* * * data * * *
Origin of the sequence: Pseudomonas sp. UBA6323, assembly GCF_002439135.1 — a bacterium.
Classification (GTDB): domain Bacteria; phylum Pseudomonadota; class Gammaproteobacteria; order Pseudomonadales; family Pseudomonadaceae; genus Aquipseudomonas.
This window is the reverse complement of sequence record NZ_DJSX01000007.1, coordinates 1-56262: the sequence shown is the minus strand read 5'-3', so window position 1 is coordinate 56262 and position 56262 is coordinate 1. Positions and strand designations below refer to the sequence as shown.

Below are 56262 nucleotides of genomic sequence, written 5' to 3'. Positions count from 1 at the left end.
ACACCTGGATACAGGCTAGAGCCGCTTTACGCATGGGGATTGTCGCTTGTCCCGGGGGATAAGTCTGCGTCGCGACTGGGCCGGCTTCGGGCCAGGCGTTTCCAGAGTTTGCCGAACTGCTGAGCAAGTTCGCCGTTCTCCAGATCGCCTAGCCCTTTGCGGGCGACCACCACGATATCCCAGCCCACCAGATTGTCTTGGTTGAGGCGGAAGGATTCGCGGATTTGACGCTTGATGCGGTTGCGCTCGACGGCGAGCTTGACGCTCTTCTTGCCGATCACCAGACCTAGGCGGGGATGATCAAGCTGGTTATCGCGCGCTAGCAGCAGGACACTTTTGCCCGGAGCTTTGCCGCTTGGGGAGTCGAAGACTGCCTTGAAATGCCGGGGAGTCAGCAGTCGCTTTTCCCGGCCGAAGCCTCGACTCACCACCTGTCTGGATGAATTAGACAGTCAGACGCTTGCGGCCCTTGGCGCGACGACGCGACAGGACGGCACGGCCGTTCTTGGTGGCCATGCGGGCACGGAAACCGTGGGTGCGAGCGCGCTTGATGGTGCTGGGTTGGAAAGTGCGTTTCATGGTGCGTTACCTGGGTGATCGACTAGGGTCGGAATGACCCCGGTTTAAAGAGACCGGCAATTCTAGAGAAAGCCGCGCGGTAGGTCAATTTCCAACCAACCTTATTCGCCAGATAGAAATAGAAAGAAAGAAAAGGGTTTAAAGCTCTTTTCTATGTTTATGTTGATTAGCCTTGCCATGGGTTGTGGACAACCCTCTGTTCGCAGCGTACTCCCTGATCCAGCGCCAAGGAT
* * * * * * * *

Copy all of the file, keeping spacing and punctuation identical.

Origin of the sequence: Pseudomonas sp. UBA6323, assembly GCF_002439135.1 — a bacterium.
Classification (GTDB): domain Bacteria; phylum Pseudomonadota; class Gammaproteobacteria; order Pseudomonadales; family Pseudomonadaceae; genus Aquipseudomonas.
This window is the reverse complement of sequence record NZ_DJSX01000007.1, coordinates 1-56262: the sequence shown is the minus strand read 5'-3', so window position 1 is coordinate 56262 and position 56262 is coordinate 1. Positions and strand designations below refer to the sequence as shown.

Below are 56262 nucleotides of genomic sequence, written 5' to 3'. Positions count from 1 at the left end.
ACACCTGGATACAGGCTAGAGCCGCTTTACGCATGGGGATTGTCGCTTGTCCCGGGGGATAAGTCTGCGTCGCGACTGGGCCGGCTTCGGGCCAGGCGTTTCCAGAGTTTGCCGAACTGCTGAGCAAGTTCGCCGTTCTCCAGATCGCCTAGCCCTTTGCGGGCGACCACCACGATATCCCAGCCCACCAGATTGTCTTGGTTGAGGCGGAAGGATTCGCGGATTTGACGCTTGATGCGGTTGCGCTCGACGGCGAGCTTGACGCTCTTCTTGCCGATCACCAGACCTAGGCGGGGATGATCAAGCTGGTTATCGCGCGCTAGCAGCAGGACACTTTTGCCCGGAGCTTTGCCGCTTGGGGAGTCGAAGACTGCCTTGAAATGCCGGGGAGTCAGCAGTCGCTTTTCCCGGCCGAAGCCTCGACTCACCACCTGTCTGGATGAATTAGACAGTCAGACGCTTGCGGCCCTTGGCGCGACGACGCGACAGGACGGCACGGCCGTTCTTGGTGGCCATGCGGGCACGGAAACCGTGGGTGCGAGCGCGCTTGATGGTGCTGGGTTGGAAAGTGCGTTTCATGGTGCGTTACCTGGGTGATCGACTAGGGTCGGAATGACCCCGGTTTAAAGAGACCGGCAATTCTAGAGAAAGCCGCGCGGTAGGTCAATTTCCAACCAACCTTATTCGCCAGATAGAAATAGAAAGAAAGAAAAGGGTTTAAAGCTCTTTTCTATGTTTATGTTGATTAGCCTTGCCATGGGTTGTGGACAACCCTCTGTTCGCAGCGTACTCCCTGATCCAGCGCCAAGGAT